You Have to Believe We Are Magic


Cherished readers, I write to you from the tail end of the ISAR Conference, a biennial affair that brought together some of the most esteemed astrologers in the world… and me.

As I told you a few weeks back, this was the first time I've attended a professional astrology gathering of any kind, so I had a lot of expectations banked on this experience. (I'm sure you all know how the fragile ego, especially when tied to our own biggest career aspirations, can play nasty tricks on us.) I'm happy to report: My expectations have been far exceeded, and I've had a most exceptional time.

To tell you the truth, my mind is fluttering wildly… essentially too full of information to integrate much of anything on the spot, other than knowing I have a whole lot of ideas and considerations to ponder over these coming weeks and months. The thrill of seeing the faces and hearing the voices of astrological experts whose written works have helped teach me my craft—and finding faces so friendly and voices so informative—has been a profound one. I made some contacts, distributed some business cards, and energetically meshed with the members of the industry I call my own. (Plus, I bought too many books to fit in my luggage, and had to hunt down a post office so I could ship them all home.) It's been a full few days, to say the least.

While I'm quite sure the rewards of my fruitful hunting-and-gathering-of-astro-wisdom sojourn will eventually show up in the future writings I'll produce for you—once I've had a chance to deflutter and integrate and unpack—I'd like to share one surprising insight I stumbled upon during my time at the conference.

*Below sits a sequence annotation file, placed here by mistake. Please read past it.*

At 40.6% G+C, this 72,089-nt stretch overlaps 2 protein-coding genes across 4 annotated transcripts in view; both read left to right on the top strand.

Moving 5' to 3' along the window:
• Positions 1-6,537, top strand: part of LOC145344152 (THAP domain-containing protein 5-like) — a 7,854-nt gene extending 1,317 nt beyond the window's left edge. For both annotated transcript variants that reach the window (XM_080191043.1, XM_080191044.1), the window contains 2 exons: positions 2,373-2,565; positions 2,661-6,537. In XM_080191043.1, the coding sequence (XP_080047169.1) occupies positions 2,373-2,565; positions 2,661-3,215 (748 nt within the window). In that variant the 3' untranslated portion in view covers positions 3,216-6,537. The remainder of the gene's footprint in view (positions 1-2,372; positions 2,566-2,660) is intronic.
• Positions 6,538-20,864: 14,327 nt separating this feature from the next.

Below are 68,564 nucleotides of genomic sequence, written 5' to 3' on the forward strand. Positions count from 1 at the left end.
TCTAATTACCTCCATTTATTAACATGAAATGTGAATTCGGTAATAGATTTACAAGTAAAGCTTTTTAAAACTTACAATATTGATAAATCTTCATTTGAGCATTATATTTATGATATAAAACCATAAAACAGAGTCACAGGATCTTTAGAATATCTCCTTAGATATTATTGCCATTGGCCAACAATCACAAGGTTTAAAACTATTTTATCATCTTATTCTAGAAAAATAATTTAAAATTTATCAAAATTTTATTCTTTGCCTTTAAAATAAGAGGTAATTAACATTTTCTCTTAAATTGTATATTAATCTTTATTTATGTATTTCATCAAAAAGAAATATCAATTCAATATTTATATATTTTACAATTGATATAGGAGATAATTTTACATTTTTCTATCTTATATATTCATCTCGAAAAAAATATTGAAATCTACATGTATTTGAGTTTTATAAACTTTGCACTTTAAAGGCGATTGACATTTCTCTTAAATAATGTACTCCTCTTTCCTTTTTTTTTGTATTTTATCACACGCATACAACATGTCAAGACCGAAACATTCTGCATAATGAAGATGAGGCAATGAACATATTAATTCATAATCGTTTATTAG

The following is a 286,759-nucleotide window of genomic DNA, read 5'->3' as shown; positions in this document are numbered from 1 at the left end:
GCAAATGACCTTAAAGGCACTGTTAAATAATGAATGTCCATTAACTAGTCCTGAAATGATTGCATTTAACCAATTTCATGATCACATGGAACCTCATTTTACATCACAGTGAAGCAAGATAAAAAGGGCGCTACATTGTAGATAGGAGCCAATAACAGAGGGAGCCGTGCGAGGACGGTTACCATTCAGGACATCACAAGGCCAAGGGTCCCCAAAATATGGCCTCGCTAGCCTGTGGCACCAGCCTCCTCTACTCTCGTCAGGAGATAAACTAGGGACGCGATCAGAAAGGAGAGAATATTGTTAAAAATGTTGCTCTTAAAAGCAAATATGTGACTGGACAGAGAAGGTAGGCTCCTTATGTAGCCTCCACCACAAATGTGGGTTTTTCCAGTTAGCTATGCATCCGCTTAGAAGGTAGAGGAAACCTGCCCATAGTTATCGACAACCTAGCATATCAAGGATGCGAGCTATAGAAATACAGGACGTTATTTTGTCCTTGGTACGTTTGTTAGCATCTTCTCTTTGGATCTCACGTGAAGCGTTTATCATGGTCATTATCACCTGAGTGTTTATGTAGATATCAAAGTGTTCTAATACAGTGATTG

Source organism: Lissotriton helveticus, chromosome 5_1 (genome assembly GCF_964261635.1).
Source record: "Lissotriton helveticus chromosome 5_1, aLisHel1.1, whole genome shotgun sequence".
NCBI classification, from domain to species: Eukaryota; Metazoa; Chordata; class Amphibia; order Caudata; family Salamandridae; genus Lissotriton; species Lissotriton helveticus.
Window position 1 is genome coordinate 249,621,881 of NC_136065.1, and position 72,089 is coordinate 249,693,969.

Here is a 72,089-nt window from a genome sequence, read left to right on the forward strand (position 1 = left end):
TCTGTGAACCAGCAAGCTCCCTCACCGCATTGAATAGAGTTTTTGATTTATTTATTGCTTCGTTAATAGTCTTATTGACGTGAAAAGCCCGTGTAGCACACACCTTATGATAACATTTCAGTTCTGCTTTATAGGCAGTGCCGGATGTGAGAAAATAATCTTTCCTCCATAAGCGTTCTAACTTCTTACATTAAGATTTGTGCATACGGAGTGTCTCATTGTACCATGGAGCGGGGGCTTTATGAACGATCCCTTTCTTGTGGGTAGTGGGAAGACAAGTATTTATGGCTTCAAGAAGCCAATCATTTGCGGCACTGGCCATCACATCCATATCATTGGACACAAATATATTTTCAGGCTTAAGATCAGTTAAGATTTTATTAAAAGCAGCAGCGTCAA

One of the sessions I attended was a panel discussion entitled 'What is Astrology?', featuring some truly great minds of the contemporary astrology community. Prior to the conference, while excitedly scouring the many tempting options on the workshop, 'What is Astrology?' had caught my eye… not just due to the stellar cast of featured players, but because, obviously, it's a most fundamental philosophic question.

What is it, after all, that I do?

(I'd hoped to put my personal thoughts on this matter to paper while flying to the conference, in advance of hearing others' perspectives. Yet, lo and behold, I found the latest issue of US Weekly more enticing airplane entertainment.)

Not surprisingly, there was no clear consensus on exactly what astrology is. How indeed could such an open-ended question be definitively answered by a group of passionate intellectuals, all with their own thought-out-over-decades opinions?

Actually, though, the viewpoints didn't diverge as greatly as I'd anticipated. Everyone, of course, agreed that astrology has something to do with what goes on 'out there', and its intriguing correlation with what goes on 'down here' and/or 'inside us'. The exact nature of that correlation, however, served as the philosophic up-for-grabs.

Is there a total absolute divine Truth (big 'T') out there, to which astrology leads us ever closer but never quite all the way (like a mathematical limit approaching zero, or is it one)? And can we maybe get to it someday, if we get better and better at what we're doing and pay closer and closer attention (with perhaps the use of more and more sophisticated technology)? Will science eventually prove astrology to be True?